La Russa: 0-for-1 as Lawyer

Tony La Russa reminisces about how his baseball and legal careers came together.

In the foreward of the best-selling Buzz Bissinger book, Three Nights in August, Tony La Russa recounts some of the circumstances around how he secured his first major league managerial assignment. La Russa, then just 34 years old, was given his big chance by the legendary Bill Veeck and Roland Hemond with the Chicago White Sox in August, 1979.

But, there's more to that chapter of the La Russa story. While he toiled as a minor league skipper, La Russa was also studying to earn his law degree. Tony struggled with how to rationalize his fledgling legal career with his other dream of managing in the big leagues. As the latter became a reality, the former became less important. But, it wasn't quite that simple to leave behind.

La Russa had graduated from Florida State University's School of Law in 1978 but hadn't taken the bar exam. In the meantime, he managed that 1979 Sox team to a respectable 27-27 record over the last two months of the season. But a condition was attached to him returning to Chicago the next spring.

La Russa recounts the story. "Mr. Veeck said, "I'll bring you back for '80, but you must pass the bar." So that's what I did. In late October, I took Florida. I got my license. Before spring training in January, 1980, I joined a two-man firm in Sarasota."

The manager did become a real lawyer for a short while. "I went in for a few days. I was more getting ready for spring training. The only work they gave me was an elderly lady who was making a bid to restore her competency. She had been in a home and her family had challenged her competency and she wanted her competency back. They were messing with her money."

"So, I did the research. As we were going to court, the thing got delayed. When it actually came up, it was March and I was already in camp with the White Sox. One of the two partners, they took it. I was just an add-on. Still, they always claim that I lost my case."

"I never really stepped foot (in a courtroom) and I lost my one case. It got delayed and I've been managing ever since. For a number of years, back there they'd still list me as counsel. In fact, there is probably still a firm down in Sarasota that still lists me."

I asked if he enjoyed being a lawyer. The reply was quick and definite. "No. At that point, I was captivated by the managing thing."

La Russa did acknowledge, however, that it was a good safety net to have in case he lost his managing job with the White Sox. "Believe me, those first couple of years, it was imminent", said La Russa.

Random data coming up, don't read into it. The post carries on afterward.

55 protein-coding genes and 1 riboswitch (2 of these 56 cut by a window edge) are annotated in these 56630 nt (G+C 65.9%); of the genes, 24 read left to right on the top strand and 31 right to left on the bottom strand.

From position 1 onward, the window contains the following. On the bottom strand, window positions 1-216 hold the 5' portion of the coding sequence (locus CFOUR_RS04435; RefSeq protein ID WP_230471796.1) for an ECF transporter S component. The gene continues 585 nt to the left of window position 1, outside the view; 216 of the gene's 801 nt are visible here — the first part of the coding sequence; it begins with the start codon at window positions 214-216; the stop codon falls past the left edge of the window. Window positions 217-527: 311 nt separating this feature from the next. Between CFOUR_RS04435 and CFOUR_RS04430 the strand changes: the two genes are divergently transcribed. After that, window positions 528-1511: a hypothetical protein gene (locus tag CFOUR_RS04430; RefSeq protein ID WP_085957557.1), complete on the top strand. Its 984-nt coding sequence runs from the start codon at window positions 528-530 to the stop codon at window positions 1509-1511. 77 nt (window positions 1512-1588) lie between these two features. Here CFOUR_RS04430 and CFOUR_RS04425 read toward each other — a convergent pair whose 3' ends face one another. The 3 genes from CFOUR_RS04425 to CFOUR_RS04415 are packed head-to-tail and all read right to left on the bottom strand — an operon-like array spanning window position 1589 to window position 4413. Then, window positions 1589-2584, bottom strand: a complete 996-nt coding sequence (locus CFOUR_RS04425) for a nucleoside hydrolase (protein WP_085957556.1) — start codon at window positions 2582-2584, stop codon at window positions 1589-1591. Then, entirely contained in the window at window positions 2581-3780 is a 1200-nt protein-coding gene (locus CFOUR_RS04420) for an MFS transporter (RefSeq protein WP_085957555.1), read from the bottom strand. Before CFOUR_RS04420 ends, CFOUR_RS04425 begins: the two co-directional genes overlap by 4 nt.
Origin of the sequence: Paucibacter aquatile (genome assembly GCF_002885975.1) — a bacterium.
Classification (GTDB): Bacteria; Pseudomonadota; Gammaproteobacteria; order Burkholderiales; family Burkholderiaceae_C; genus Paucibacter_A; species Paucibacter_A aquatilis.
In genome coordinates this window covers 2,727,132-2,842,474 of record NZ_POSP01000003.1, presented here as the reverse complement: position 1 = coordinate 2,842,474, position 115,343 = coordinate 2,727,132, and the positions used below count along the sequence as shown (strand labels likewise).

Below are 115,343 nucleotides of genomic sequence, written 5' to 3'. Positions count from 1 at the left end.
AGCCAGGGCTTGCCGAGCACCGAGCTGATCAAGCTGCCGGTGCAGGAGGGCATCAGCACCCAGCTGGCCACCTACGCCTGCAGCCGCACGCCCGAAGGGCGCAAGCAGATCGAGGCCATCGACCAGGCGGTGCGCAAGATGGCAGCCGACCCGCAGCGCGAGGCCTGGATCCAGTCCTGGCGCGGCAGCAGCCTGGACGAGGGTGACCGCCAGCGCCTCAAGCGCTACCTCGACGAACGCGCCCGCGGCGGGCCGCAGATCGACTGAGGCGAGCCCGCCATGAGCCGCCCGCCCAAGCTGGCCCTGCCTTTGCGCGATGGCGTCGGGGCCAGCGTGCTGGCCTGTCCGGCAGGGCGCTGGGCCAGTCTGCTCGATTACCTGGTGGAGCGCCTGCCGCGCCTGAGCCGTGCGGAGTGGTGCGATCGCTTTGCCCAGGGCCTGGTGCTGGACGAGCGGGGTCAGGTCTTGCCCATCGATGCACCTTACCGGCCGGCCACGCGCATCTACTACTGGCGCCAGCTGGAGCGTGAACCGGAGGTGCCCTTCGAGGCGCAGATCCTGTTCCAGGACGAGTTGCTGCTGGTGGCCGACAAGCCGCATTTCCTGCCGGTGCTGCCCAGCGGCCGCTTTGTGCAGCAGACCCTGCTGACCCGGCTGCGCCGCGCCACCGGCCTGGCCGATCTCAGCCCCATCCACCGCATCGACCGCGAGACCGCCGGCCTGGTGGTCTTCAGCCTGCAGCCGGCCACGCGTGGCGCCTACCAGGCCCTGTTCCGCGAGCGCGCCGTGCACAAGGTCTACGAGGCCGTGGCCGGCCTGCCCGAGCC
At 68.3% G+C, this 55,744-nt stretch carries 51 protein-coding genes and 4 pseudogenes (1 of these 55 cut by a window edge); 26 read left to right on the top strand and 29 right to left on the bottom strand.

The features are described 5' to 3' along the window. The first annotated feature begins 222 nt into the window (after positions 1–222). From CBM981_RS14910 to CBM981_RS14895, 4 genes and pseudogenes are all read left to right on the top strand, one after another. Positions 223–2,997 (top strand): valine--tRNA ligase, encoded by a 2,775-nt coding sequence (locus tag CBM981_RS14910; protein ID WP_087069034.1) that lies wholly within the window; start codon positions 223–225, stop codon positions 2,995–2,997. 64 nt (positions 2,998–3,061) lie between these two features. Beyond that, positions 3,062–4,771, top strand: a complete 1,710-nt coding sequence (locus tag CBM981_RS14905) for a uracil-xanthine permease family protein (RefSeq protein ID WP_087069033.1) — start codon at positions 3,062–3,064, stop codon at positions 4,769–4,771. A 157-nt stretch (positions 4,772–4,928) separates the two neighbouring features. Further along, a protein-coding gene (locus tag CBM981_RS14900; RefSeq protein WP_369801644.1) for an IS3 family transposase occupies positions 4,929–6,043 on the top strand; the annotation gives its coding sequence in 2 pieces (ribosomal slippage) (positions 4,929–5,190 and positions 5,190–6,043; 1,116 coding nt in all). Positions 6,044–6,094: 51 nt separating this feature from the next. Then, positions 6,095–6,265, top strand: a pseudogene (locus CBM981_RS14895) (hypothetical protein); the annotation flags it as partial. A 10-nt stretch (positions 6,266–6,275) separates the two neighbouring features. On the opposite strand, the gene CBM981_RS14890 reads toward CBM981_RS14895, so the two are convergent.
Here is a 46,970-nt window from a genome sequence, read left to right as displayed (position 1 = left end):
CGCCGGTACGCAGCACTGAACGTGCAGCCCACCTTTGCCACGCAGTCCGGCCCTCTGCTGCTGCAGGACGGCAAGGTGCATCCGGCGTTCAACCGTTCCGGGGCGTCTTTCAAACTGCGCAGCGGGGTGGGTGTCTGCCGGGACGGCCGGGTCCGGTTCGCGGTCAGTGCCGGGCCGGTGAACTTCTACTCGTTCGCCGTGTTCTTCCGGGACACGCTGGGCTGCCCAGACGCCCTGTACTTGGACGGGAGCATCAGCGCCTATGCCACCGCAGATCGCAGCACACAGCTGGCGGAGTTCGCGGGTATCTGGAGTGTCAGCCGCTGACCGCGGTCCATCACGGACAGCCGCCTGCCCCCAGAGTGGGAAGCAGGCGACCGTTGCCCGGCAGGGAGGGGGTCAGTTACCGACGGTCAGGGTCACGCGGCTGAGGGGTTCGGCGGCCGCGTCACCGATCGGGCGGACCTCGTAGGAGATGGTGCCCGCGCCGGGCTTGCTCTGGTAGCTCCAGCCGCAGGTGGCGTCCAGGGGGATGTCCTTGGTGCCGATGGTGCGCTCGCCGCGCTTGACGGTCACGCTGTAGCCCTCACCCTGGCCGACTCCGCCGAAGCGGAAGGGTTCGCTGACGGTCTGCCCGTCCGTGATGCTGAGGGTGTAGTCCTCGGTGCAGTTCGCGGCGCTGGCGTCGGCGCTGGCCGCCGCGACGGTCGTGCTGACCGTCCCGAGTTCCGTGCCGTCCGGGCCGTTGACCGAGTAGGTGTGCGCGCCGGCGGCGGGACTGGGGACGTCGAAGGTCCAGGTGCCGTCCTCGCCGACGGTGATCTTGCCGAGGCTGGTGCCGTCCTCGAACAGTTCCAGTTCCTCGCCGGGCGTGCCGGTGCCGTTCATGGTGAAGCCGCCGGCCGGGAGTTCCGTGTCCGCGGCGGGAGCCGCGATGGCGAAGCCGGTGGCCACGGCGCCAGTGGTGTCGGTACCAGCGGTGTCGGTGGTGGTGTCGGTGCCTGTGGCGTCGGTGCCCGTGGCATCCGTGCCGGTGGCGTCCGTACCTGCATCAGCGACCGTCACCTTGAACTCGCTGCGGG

For La Russa, he couldn't have scripted it any better. "It was unusual. Things just came into place. I couldn't believe it. Managing parts of two years and Mr. Veeck says, "You want to manage here?" But, we had a bad club and that usually doesn't mean you survive very long."

"He wouldn't give it to me unless I agreed to take the last part of the bar. And, I took it. The multi-state is the one that drives everybody nuts. It is such a crazy test. But, somehow I must have guessed right. I passed it. Most people don't study for it. That is why they fail."

"But, the Florida part, it's pretty straightforward. I was at the Winter Meetings – the first Winter Meetings that I ever went to – in Toronto. And, my wife called as I was just getting ready to come home. She said, "I've got the letter from the Florida Bar right here. Do you want me to open it?" At first I said, "no". But then, "shoot, go ahead." It said I passed."

He is still a card-carrying lawyer today. "I've got my bar card right here." La Russa pulled out his wallet, looking back and forth among the miscellaneous items in it. "I pay dues every year – I am an inactive member. I think they put a note at the bottom of mine that says "Very inactive"", La Russa cracked.

"There it is – Florida bar." La Russa held up his identification card. "Number 000756, member since 1980", he read proudly.

I asked La Russa what impact his law degree had with the umpires over the years. He definitely views it as a hindrance. "I think it works against me. I always know it when an ump says "Counselor, you're not going to win this one" before I ever open my mouth."

La Russa did admit that any real problems are the exception, rather than the rule. "Most of the time it is good-natured", he acknowledged.

But, in the late ‘70's, La Russa's "other" career was not common knowledge as it is today. "Back then, not many people knew what I was doing. But, since then, I've made it clear that I am a baseball man, not a lawyer."

That he is. Yet, only four other men in the history of the game shared La Russa's twin vocation and all four of those other manager/lawyers are in the Hall of Fame: Monte Ward (New York Giants, Brooklyn and Providence, late 1800s), Hughie Jennings (Detroit, 1907-20, New York Giants, 1924), Miller Huggins (Cardinals and New York Yankees, 1913-29) and Branch Rickey (Browns, 1913-15 and Cardinals, 1919-25).

Still, Cardinals fans appreciate the fact that La Russa's teams' record on the baseball field is far superior to his record in the courts of law.

Brian Walton can be reached via email at

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